It is well known that sleep problems are one of many challenges for those suffering with PTSD. Sleepproblems such as difficulty falling asleep, waking frequently, and having distressing dreams ornightmares are common. Getting a good night’s sleep can be very difficult when a continuedstate of hyper-arousal or “watchfulness” is present. If you are having sleep problems due to PTSD,©2015 Magellan Health,’s important to let your doctor or mental health professional know that you have trouble sleeping.Describe exactly what the problems are. Also report any physical problems that may becontributing to your sleep problems. For example, chronic pain associated with traumatic injuriescan cause trouble sleeping.


It’s important to know that feeling depressed, guilty, angry and/or stressed out is common after atraumatic event. If such difficult symptoms are continuing, contact your physician or a mentalhealth professional who specializes in assisting people who have been traumatized. Treatment forPTSD can be quite effective, and can include some or all of the following components.

  • Cognitive-behavioral psychotherapy –Healing often occurs with reliving the memory of thetrauma in the context of a supportive therapeutic relationship and ultimately with achange in the personal meaning of the traumatic event. Treatment tends to focus onhelping people regain a sense of control and safety, while reducing feelings of anxiety.People are encouraged to talk about what happened, and examine feelings of rage, selfblameor guilt. Each person with PTSD is treated according to individual symptoms andneeds. A therapist teaches skills that can make the memory of trauma more tolerable.People may learn how to manage anger and rage, or how to express grief. Relaxation skillshelp people cope with anxiety.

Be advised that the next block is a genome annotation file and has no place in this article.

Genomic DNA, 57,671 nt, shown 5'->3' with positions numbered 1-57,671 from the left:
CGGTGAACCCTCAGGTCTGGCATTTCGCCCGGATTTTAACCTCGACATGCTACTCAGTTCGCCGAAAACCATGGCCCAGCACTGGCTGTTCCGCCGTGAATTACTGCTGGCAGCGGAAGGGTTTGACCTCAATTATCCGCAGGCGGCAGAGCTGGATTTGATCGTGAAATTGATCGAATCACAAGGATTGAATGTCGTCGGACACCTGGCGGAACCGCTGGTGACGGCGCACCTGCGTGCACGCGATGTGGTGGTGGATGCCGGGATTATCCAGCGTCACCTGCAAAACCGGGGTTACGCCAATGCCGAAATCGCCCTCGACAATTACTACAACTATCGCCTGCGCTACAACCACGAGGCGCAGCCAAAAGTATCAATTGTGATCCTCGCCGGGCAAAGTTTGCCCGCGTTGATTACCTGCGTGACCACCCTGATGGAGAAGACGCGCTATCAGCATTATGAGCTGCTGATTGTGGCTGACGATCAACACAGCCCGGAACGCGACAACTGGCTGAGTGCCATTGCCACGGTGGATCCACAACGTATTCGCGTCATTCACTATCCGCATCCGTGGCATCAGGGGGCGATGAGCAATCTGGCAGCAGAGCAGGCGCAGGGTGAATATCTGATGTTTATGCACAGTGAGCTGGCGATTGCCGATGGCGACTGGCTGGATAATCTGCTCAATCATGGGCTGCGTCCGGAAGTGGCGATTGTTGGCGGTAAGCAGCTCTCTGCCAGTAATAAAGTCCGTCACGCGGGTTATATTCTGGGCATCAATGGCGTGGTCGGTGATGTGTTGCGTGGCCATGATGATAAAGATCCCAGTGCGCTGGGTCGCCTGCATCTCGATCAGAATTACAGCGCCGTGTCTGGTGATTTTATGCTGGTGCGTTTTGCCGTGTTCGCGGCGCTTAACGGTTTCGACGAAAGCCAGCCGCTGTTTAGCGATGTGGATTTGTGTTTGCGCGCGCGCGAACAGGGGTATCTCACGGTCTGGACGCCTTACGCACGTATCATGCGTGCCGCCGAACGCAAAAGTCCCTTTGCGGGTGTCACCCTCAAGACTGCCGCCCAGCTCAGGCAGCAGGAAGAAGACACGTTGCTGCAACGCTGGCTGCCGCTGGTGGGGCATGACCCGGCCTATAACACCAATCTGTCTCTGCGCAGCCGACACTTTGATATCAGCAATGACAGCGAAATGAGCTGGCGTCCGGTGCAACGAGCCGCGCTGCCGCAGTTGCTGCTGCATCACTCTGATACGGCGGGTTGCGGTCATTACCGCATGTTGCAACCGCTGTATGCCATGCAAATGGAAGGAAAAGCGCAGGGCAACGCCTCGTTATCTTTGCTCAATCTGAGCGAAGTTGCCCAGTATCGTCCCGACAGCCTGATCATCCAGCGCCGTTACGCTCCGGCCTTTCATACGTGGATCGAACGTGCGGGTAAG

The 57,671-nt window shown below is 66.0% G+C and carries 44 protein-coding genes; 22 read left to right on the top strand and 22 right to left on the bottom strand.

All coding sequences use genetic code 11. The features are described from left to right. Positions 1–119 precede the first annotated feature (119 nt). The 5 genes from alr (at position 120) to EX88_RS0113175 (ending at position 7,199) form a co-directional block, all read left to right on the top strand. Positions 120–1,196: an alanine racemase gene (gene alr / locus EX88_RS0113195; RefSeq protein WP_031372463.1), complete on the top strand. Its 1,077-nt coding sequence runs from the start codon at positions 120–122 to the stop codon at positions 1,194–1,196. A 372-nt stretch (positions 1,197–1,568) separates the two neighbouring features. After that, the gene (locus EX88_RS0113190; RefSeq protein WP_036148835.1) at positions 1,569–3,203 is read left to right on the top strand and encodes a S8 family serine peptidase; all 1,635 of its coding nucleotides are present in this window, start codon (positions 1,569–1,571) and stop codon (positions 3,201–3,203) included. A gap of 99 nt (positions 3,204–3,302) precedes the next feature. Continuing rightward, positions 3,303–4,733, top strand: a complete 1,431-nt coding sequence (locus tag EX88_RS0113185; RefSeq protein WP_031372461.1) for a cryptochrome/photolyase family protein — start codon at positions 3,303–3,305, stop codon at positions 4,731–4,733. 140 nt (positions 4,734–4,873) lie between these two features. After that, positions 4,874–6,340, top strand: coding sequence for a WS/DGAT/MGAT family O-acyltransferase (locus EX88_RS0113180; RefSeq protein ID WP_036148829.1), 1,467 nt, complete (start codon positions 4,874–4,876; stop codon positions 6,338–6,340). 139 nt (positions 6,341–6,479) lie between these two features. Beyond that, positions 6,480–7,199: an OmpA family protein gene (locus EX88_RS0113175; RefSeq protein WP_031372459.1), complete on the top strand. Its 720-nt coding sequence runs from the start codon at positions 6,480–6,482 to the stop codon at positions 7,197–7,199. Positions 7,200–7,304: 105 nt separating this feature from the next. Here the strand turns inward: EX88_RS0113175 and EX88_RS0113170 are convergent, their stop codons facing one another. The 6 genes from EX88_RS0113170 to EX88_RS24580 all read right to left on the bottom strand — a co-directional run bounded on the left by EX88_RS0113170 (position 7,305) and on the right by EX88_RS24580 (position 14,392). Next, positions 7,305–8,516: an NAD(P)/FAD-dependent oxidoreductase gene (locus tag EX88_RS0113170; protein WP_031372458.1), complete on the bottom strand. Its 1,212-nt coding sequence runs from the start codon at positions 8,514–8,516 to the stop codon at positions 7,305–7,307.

• EMDR - Eye movement desensitization and reprocessing (EMDR) is a treatment procedurethat involves using systematic eye movements to help someone with PTSD reduce thepower of emotionally charged memories of past traumatic events.
  • Family therapy – This can help close relatives understand and cope better with a familymember’s PTSD problems, which may include the apparent rejection of loved ones and/ordeteriorating communication.
  • Medication – A physician may prescribe an FDA-approved antidepressant such assertraline (Zoloft) or paroxetine (Paxil). These support psychotherapy by controlling PTSDsymptoms like sadness, worry and anger. Medication may only be required for a fewweeks, but in some cases it may be needed for several years.
  • Peer support – People struggling with PTSD meet with other survivors of traumatic events,benefitting from the shared experience and emotions as part of helping each other regainconfidence.

Learn more about PTSD

Anxiety and Depression Association of America

U.S. Department of Veterans Affairs – National Center for PTSD

National Institute of Mental Health


This article is for your information only. It is not meant to give medical advice. It should not be used to replace a visit with a provider. Blue Shield of California does not endorse other resources that may be mentioned here.